Clinical negligence claims against the National Health Service have increased by almost a third over the past year, with an extra £100 million paid out to victims of medical blunders. Nearly 9,000 patients claimed for damages after allegedly suffering at the hands of doctors or nurses, figures from the NHS Litigation Authority show.
It paid out £863m to victims of accidents in hospitals and clinics, up from £787m the year before, after settling 5,398 cases.
But a quarter of this was spent on legal costs, with £200m going to claimants’ lawyers under the system whereby so-called “ambulance chasers” can charge up to £900 an hour to pursue claims.
The litigation authority’s annual report is scathing about the current regime, which it claims is driving the “rapid growth in claims numbers” rather than any increase in mistakes by NHS staff.
Under the “no-win, no-fee” system set up by Labour so poorer people could have access to justice, known as Conditional Fee Arrangements, claimants do not have to pay for lawyers upfront. But if they win cases, the lawyers can claim big “success fees” from the defendant.
Steve Walker, chief executive of the NHS Litigation Authority , said: “We believe very strongly that a regime which allows success fees and the recoverability of After the Event (ATE) insurance premiums makes litigation so profitable that solicitors and so-called ‘claims farmers’ are drawn into the market thereby fuelling the rise in claims volumes we have experienced.”
However he added that the body is “delighted” that the Ministry of Justice is acting on the Jackson review of civil litigation costs, which recommended that success fees and ATE premiums should not be recoverable in no-win, no-fee cases.
At the same time the Government hopes to save millions every year by scrapping Legal Aid in cases of alleged malpractice.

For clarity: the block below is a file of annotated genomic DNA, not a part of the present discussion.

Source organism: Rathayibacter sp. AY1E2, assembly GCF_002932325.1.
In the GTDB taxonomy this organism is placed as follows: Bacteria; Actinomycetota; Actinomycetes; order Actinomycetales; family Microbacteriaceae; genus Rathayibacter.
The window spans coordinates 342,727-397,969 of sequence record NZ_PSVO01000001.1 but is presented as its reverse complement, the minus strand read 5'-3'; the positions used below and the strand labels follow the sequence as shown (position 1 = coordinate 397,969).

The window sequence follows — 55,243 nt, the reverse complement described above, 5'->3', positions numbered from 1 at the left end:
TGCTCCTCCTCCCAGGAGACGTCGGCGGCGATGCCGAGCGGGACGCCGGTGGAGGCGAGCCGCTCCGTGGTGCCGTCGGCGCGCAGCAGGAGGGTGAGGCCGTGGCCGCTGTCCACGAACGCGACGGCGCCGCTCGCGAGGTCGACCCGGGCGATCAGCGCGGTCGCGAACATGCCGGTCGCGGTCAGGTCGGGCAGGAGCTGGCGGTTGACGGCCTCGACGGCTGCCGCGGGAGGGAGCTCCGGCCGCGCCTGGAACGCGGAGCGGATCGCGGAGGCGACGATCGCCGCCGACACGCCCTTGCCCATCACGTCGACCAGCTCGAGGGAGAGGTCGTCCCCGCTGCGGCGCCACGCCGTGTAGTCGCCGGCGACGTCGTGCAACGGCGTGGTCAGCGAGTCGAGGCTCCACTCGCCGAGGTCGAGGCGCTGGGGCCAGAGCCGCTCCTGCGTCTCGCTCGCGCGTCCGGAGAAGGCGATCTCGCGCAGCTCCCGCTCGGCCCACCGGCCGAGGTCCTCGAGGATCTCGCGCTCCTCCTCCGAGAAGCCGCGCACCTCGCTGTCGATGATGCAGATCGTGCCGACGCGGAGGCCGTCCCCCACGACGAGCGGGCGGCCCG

The litigation authority’s report shows that in total it recorded 12,142 claims against NHS trusts in 2010-11 but expects only 4 per cent to go to court, as most will either be settled beforehand or dropped.
Of these, 8,655 were clinical claims, up from 6,652 the previous year, and 4,346 were non-clinical, up from 4,074.A further 22,364 claims were still open at the end of the financial year.
The authority – funded partly by trusts and partly by the Department of Health directly – paid out £729m under its main clinical scheme and a further £134m under claims relating to incidents that took place before 1995.
This was an increase on £651m under the current scheme and £136m under the old schemes recorded in 2009-10.
A further £47.9m was paid out in non-clinical cases.
However these figures do not only include compensation paid to patients, staff and members of the public but legal costs as well.
The costs claimed by claimant lawyers continue to be significantly higher than those incurred on our behalf by our panel defence solicitors. This continues to be a major concern.
“The availability of Conditional Fee Agreements (CFAs) and the continued increase in their use by claimants in clinical negligence claims has also meant that claimants’ costs are almost invariably disproportionate, often significantly, to the amount of damages paid, particularly in low-value claims.
“In the 5,398 clinical negligence claims closed by us with a damages payment in 2010/11, we paid over £257m in total legal costs, of which almost £200m (76 per cent of the total costs expenditure) was paid to claimant lawyers.”